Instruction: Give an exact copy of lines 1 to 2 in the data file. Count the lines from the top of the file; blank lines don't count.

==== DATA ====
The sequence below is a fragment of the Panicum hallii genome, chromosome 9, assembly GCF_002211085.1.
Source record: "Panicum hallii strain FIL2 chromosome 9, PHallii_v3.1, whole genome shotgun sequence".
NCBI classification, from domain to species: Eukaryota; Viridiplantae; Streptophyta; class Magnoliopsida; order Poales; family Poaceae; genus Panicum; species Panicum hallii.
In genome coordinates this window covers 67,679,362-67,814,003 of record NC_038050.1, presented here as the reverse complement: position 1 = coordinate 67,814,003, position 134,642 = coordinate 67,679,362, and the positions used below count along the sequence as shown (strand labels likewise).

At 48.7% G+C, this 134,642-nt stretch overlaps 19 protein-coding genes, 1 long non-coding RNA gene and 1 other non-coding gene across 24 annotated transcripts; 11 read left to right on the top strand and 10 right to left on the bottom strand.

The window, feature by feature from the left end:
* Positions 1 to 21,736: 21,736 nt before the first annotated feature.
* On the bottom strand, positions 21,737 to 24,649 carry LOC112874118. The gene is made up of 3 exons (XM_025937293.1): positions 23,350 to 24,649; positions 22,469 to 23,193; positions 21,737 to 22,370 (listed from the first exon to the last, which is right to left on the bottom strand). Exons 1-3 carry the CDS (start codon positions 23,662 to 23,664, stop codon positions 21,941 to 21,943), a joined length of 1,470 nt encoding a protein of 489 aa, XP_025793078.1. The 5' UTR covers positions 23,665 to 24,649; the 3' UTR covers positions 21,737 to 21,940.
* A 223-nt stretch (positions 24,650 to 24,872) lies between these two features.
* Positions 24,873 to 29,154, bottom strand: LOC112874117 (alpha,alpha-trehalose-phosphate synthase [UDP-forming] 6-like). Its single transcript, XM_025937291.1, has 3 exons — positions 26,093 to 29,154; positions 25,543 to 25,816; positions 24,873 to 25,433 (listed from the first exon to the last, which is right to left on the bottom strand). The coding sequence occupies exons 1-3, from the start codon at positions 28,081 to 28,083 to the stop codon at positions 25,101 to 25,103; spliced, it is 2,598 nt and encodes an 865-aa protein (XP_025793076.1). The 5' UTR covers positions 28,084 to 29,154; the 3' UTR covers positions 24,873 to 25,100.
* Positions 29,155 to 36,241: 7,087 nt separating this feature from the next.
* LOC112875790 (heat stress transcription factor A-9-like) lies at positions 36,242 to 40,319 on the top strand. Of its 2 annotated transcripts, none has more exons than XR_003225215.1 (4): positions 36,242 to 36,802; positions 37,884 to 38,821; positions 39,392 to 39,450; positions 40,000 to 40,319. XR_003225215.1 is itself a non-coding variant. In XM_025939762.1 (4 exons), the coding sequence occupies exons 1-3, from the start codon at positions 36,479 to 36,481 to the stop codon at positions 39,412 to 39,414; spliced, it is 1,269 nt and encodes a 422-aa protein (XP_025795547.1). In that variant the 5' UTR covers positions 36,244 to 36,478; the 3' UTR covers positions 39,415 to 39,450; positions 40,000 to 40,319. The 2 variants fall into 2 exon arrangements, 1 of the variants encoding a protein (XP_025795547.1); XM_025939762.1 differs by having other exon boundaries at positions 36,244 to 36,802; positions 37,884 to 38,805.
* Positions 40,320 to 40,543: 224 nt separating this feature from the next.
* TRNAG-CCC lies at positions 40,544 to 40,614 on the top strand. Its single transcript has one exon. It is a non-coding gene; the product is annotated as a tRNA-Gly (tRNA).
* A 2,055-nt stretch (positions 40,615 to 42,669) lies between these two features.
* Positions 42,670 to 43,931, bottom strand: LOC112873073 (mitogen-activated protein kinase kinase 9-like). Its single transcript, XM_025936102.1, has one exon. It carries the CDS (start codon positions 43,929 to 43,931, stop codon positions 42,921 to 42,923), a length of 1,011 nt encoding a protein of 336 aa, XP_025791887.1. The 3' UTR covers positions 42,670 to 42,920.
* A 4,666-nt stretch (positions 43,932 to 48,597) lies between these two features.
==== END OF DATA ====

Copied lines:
The sequence below is a fragment of the Panicum hallii genome, chromosome 9, assembly GCF_002211085.1.
Source record: "Panicum hallii strain FIL2 chromosome 9, PHallii_v3.1, whole genome shotgun sequence".